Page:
Gold Bar fire levy on August ballot

  • Wed Jul 11th, 2012 6:06pm
  • News

By Rikki King Herald Writer

GOLD BAR — Firefighters in Gold Bar are asking voters to approve an additional levy on the August ballot.

New projections show that Snohomish County Fire District 26 in Gold Bar can expect its revenues from property taxes to continue dropping for the next few years.

The district’s budget was $790,000 in 2012. Most of the annual budget comes from property taxes for fire and emergency medical services. About $60,000 comes from ambulance fees, and some money comes from grants.

The district drew $616,834 in property tax revenue this year, a number that’s expected to be about $501,370 for 2014.

The drop could make it difficult to keep around-the-clock staffing at Fire Station 54 along U.S. 2, Fire Chief Eric Andrews said.

The fire district already has been making cuts, such as not replacing aging apparatus, he said. Several firefighters, including the chief, have stopped drawing their part-time stipends as well.

The district has one paid civilian secretary, and crew members typically are paid about $65 per daytime shift and $25 for nighttime shift.

This summer, the district is floating a maintenance and operations levy that, if approved, would bring in an additional $150,000 every year for the next four years.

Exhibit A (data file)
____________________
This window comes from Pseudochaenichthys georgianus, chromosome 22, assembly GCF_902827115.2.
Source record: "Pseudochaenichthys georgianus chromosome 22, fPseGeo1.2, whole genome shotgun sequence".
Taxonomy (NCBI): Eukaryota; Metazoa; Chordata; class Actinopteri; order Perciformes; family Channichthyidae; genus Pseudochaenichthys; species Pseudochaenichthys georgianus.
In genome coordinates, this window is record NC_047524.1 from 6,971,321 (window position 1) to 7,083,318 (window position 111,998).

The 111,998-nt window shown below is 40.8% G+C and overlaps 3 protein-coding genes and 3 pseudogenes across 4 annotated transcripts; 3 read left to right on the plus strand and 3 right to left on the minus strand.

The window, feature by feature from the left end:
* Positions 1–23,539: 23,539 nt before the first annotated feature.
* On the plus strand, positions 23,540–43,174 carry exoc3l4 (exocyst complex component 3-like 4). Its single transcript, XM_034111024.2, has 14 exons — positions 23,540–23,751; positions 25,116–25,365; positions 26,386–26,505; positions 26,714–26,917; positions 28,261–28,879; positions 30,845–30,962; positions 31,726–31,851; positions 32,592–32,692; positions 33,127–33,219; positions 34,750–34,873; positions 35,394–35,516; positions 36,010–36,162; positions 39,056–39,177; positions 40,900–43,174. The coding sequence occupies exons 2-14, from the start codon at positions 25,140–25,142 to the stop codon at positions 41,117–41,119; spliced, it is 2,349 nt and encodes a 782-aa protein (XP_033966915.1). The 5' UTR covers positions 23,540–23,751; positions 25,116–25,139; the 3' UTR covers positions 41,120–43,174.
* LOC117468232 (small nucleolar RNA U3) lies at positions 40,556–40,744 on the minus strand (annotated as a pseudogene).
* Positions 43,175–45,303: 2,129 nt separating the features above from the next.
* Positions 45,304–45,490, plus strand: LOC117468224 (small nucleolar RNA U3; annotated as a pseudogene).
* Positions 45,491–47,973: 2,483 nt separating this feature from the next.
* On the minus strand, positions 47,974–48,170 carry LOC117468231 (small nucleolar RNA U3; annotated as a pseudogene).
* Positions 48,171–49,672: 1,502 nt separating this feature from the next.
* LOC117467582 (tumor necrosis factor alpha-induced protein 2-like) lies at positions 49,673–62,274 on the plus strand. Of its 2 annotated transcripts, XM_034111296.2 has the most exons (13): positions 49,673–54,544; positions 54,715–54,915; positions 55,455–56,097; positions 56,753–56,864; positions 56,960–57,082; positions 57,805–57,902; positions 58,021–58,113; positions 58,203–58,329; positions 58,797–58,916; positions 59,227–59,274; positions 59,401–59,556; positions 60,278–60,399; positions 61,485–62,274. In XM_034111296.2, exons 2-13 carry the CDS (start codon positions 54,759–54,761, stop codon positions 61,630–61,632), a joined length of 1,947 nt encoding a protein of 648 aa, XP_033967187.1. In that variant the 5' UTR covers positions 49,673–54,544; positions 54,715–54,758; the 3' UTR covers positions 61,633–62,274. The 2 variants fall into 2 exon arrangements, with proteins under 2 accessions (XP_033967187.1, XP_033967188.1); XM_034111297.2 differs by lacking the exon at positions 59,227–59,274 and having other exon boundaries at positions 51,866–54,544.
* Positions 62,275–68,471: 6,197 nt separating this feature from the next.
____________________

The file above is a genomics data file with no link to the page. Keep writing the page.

That translates to roughly 49 cents for every $1,000 of property value.

The district currently draws $2 for every $1,000 of property value. If the levy is approved, the owner of a $200,000 house who now pays $400 a year would pay an estimated $498.

The levy requires a 60 percent minimum yes-vote to pass. Ballots mail on July 19.

Keeping a limited shift of volunteers at one station around-the-clock means faster responses to emergencies, Andrews said. Otherwise, people have to drive to the station from home before going on the call.

Fire District 26 serves 6,500 people over 37 square miles. It also provides advanced medical service to the Index, Skykomish and Stevens Pass areas.

The district gets about 840 emergency calls a year, most of them medical.

Rikki King: 425-339-3449;